• diabetes
  • insulin resistance
  • obesity (it is not the fats)
  • high LDL cholesterol levels
  • triglycerides
  • chronic fatigue
Fats have multiple roles in the body, other than being a source of calories that's why I insist so much on them.

Low-carb diets (Atkins, Dukan, LCHF, mis-interpretations of the paleo diet, etc)

Low-carb-high-fat diets are quite popular nowadays and the reason is evident: when it comes to weight loss they can’t be beaten.  For some therapeutic purposes they are beneficial and even required, for example in a sugar-detox diet.

But proud owner of a six-pack does not mean healthy, and LCHF diets should be properly prescribed and supervisioned.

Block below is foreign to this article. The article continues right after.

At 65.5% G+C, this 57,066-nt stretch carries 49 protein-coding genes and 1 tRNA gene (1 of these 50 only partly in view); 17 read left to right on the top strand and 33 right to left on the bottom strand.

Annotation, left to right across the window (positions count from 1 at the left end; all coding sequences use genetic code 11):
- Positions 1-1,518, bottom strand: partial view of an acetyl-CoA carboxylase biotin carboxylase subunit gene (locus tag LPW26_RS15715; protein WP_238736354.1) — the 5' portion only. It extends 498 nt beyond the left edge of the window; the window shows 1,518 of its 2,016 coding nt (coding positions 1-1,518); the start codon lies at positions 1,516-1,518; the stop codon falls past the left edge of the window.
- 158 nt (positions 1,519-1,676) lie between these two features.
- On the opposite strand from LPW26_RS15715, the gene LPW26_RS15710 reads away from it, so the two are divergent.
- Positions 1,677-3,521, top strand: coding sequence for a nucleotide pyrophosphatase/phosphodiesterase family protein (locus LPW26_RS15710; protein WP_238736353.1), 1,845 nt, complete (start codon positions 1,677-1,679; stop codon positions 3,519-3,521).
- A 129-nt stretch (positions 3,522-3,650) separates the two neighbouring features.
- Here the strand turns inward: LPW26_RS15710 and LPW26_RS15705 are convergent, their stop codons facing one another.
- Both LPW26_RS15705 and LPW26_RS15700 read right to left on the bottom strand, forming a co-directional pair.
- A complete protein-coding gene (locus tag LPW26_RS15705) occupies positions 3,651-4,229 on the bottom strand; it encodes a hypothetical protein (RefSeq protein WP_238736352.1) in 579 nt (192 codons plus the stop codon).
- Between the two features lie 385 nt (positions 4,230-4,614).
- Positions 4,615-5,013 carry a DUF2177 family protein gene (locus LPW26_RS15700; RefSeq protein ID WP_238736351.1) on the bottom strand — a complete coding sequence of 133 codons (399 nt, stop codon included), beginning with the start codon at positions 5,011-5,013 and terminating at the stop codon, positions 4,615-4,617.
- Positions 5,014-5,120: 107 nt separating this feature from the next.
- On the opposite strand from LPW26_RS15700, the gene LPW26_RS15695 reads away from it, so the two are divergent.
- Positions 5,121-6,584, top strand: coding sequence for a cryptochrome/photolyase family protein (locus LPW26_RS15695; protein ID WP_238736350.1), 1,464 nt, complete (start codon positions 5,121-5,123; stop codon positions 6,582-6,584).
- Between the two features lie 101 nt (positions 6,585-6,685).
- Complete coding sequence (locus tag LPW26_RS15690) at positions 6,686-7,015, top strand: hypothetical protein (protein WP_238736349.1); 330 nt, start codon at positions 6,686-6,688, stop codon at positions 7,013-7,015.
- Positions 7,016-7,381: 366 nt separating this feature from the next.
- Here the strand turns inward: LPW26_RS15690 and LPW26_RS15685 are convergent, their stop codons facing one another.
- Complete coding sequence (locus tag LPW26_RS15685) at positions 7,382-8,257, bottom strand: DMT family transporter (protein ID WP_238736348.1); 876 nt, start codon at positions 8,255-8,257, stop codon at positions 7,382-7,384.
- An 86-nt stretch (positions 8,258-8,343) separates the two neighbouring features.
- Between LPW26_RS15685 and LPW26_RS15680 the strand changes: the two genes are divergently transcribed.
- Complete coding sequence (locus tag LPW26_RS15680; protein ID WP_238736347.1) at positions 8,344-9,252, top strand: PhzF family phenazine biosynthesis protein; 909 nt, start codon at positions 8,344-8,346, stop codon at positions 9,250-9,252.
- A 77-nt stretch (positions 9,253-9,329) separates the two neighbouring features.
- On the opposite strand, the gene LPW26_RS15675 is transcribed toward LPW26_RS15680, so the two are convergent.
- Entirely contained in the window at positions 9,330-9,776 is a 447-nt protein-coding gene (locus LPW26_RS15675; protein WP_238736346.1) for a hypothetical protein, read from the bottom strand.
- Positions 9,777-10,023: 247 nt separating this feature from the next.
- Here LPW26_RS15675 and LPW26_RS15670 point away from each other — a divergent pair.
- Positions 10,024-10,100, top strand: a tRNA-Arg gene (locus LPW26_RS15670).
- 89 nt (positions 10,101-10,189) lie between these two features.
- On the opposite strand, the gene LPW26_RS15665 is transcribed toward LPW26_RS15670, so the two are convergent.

The quality itself and variety of the fats is important and can make the difference. When people decide to opt for a high-fat diet, they erroneously assume that any fat will do. Some will focus on specific fats, with coconut oil (saturated) being the trend these days. Or that they can ignore the correct balance of the different fatty acids (see below).

Low-protein diets (vegetarian/vegan diets)

I can feel tsunami of hate heading towards me. That’s good, because it means my provocation has been successful. As I mentioned in the beginning, I am always speaking about ratio, not absolute intake. I don’t (and will never) claim that vegans cannot get enough proteins, because it is not true. Anyhow they DO get too many carbs, often exceeding their actual needs.

Despite their noble efforts in favor of animal welfare, vegans and vegetarians are not exempted from eating their daily share of proteins. Their sources may not always be optimal: there are indeed plant-based sources of proteins, some being of good quality, but plants (seeds, pulses, etc) contain plenty of carbohydrates as well.